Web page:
Alto saxophonist Art Pepper's first incarceration for drugs took place between August 1954 and July 1956, a period conspicuous for Pepper's absence from the recording studio. Pepper's first recording as a leader after his release was, aptly, The Return of Art Pepper. He had been busy as a sideman for trumpeters Shorty Rogers (Big Shorty Express (RCA, 1956)) and Chet Baker (The Route (Pacific Jazz, 1956)) before entering Capitol Studios on August 5, 1956 to record the ten pieces that would become the final recording. Blue Note Records later collected the sides Pepper recorded for Jazz West (a subsidiary of Aladdin Records), releasing The Return of Art PepperThe Complete Art Pepper Aladdin Recordings, Volume 1 with additional masters from the sessions. Pepper sounds surprisingly good for having been away from recording nearly two years. At this point, he retained the cool and dry tone which would later give way to the torrential playing of his final comeback. The music is vintage West Coast cool, slickly arranged and performed.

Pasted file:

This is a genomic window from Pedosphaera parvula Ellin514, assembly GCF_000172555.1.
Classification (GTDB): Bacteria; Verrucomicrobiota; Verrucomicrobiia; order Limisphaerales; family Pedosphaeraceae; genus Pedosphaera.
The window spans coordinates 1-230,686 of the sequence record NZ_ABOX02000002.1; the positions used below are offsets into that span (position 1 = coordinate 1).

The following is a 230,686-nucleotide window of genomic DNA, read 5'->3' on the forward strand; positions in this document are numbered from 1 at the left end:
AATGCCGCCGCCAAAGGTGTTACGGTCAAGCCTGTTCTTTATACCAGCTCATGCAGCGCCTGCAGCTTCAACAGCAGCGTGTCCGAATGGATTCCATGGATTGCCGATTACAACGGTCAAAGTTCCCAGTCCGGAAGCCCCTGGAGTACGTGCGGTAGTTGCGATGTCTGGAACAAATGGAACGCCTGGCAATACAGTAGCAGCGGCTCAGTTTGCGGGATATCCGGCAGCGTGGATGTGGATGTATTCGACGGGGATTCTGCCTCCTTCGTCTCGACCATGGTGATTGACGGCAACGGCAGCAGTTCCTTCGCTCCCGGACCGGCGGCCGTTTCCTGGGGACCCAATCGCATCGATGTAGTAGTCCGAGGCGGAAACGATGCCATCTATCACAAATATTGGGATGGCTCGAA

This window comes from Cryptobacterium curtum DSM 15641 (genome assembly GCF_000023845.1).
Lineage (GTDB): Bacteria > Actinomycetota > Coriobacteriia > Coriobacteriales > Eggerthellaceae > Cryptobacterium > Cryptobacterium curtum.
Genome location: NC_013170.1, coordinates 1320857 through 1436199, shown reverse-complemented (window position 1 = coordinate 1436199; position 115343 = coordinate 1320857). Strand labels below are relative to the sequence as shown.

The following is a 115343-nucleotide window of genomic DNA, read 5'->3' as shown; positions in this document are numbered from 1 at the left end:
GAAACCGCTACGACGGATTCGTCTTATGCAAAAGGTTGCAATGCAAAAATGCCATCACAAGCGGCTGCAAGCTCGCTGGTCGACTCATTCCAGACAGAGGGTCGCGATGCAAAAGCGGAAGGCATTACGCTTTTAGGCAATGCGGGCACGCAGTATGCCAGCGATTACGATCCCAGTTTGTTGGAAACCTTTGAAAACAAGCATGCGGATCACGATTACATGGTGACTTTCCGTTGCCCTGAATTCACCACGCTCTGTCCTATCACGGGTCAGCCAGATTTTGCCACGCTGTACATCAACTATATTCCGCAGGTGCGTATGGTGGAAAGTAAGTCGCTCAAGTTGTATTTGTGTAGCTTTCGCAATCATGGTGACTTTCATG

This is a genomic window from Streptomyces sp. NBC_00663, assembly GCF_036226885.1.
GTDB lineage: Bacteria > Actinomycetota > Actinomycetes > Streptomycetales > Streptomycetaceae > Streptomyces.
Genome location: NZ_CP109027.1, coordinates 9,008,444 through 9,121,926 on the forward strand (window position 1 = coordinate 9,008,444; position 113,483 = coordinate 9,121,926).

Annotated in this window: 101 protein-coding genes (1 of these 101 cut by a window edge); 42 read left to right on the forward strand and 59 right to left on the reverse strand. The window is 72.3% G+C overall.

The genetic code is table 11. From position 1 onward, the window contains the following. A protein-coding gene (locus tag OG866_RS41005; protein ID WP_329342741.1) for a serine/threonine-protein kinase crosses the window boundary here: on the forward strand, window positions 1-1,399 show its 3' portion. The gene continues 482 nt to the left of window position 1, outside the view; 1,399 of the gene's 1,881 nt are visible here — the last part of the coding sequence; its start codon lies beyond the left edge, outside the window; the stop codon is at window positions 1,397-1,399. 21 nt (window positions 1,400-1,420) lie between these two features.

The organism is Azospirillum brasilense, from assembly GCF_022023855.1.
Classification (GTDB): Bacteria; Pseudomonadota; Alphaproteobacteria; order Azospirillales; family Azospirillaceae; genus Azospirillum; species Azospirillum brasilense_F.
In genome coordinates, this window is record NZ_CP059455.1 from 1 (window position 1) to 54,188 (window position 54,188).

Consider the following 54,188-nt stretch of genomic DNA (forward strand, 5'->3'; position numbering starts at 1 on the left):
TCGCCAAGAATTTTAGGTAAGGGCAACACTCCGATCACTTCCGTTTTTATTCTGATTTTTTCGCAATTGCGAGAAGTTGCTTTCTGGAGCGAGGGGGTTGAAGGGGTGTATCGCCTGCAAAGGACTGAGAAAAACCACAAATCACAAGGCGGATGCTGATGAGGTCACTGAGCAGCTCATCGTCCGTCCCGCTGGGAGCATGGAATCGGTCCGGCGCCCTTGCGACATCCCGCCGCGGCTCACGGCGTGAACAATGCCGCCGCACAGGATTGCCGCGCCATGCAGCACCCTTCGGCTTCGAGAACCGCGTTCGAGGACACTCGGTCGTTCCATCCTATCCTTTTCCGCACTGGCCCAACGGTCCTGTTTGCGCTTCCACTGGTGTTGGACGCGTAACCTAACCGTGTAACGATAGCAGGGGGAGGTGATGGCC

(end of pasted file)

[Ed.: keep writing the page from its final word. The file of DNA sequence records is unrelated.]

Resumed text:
West Coast cool is also the band Pepper plays with, all sidemen with whom he had previously worked. Jack Sheldon plays a tart, Dizzy Gillespie-influenced trumpet, while pianist Russ Freeman provides the support with which Pepper had become comfortable. The rhythm section of bassist Leroy Vinnegar and drummer Shelly Manne had few equals. Highlights of the recording include a brisk "Broadway," a chilly "You Go to My Head," and a Pepper Latin staple, "Mambo de la Pinta." This is not the best Pepper, but even less-than-optimal Pepper is still very good.
Pepper Returns; Broadway; You Go to My Head; Angel Wings; Funny Blues; Five More; Minority; Patricia; Mambo de la Pinta; Walkin’ Out Blues.
Art Pepper: alto saxophone; Jack Sheldon: trumpet; Russ Freeman: piano; Leroy Vinegar: bass; Shelly Manne.
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